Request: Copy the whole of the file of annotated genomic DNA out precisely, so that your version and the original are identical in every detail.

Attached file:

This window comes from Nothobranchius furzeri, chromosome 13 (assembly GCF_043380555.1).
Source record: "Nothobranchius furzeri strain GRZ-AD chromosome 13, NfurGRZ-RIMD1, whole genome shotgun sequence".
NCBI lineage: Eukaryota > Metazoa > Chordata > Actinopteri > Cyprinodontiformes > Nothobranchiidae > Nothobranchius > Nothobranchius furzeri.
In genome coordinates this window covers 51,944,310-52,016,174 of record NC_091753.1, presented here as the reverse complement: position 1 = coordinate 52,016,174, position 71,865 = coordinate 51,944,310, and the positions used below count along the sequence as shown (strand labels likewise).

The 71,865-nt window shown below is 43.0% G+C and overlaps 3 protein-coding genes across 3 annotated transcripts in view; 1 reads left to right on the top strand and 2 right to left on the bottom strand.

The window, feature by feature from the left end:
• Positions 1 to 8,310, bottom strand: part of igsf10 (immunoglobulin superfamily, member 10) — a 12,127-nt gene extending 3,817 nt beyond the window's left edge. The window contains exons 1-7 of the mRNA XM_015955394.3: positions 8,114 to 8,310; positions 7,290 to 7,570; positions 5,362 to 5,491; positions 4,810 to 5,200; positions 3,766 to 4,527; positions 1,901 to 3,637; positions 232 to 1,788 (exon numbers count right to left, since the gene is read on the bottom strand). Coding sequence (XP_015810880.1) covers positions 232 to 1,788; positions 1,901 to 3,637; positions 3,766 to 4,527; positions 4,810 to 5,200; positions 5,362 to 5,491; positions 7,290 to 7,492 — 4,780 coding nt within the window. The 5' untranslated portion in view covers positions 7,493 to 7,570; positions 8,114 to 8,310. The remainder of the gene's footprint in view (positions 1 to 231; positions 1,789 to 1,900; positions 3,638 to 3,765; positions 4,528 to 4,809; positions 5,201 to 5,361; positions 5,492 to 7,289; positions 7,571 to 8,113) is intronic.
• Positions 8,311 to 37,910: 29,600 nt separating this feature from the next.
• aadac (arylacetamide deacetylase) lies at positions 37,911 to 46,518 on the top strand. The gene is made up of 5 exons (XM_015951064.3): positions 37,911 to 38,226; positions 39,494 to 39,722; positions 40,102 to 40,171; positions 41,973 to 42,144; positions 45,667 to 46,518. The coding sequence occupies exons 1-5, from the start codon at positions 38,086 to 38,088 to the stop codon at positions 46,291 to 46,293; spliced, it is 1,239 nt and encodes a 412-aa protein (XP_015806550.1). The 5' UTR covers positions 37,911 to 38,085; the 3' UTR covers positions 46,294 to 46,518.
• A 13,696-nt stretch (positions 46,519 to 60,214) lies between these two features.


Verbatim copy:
This window comes from Nothobranchius furzeri, chromosome 13 (assembly GCF_043380555.1).
Source record: "Nothobranchius furzeri strain GRZ-AD chromosome 13, NfurGRZ-RIMD1, whole genome shotgun sequence".
NCBI lineage: Eukaryota > Metazoa > Chordata > Actinopteri > Cyprinodontiformes > Nothobranchiidae > Nothobranchius > Nothobranchius furzeri.
In genome coordinates this window covers 51,944,310-52,016,174 of record NC_091753.1, presented here as the reverse complement: position 1 = coordinate 52,016,174, position 71,865 = coordinate 51,944,310, and the positions used below count along the sequence as shown (strand labels likewise).

The 71,865-nt window shown below is 43.0% G+C and overlaps 3 protein-coding genes across 3 annotated transcripts in view; 1 reads left to right on the top strand and 2 right to left on the bottom strand.

The window, feature by feature from the left end:
• Positions 1 to 8,310, bottom strand: part of igsf10 (immunoglobulin superfamily, member 10) — a 12,127-nt gene extending 3,817 nt beyond the window's left edge. The window contains exons 1-7 of the mRNA XM_015955394.3: positions 8,114 to 8,310; positions 7,290 to 7,570; positions 5,362 to 5,491; positions 4,810 to 5,200; positions 3,766 to 4,527; positions 1,901 to 3,637; positions 232 to 1,788 (exon numbers count right to left, since the gene is read on the bottom strand). Coding sequence (XP_015810880.1) covers positions 232 to 1,788; positions 1,901 to 3,637; positions 3,766 to 4,527; positions 4,810 to 5,200; positions 5,362 to 5,491; positions 7,290 to 7,492 — 4,780 coding nt within the window. The 5' untranslated portion in view covers positions 7,493 to 7,570; positions 8,114 to 8,310. The remainder of the gene's footprint in view (positions 1 to 231; positions 1,789 to 1,900; positions 3,638 to 3,765; positions 4,528 to 4,809; positions 5,201 to 5,361; positions 5,492 to 7,289; positions 7,571 to 8,113) is intronic.
• Positions 8,311 to 37,910: 29,600 nt separating this feature from the next.
• aadac (arylacetamide deacetylase) lies at positions 37,911 to 46,518 on the top strand. The gene is made up of 5 exons (XM_015951064.3): positions 37,911 to 38,226; positions 39,494 to 39,722; positions 40,102 to 40,171; positions 41,973 to 42,144; positions 45,667 to 46,518. The coding sequence occupies exons 1-5, from the start codon at positions 38,086 to 38,088 to the stop codon at positions 46,291 to 46,293; spliced, it is 1,239 nt and encodes a 412-aa protein (XP_015806550.1). The 5' UTR covers positions 37,911 to 38,085; the 3' UTR covers positions 46,294 to 46,518.
• A 13,696-nt stretch (positions 46,519 to 60,214) lies between these two features.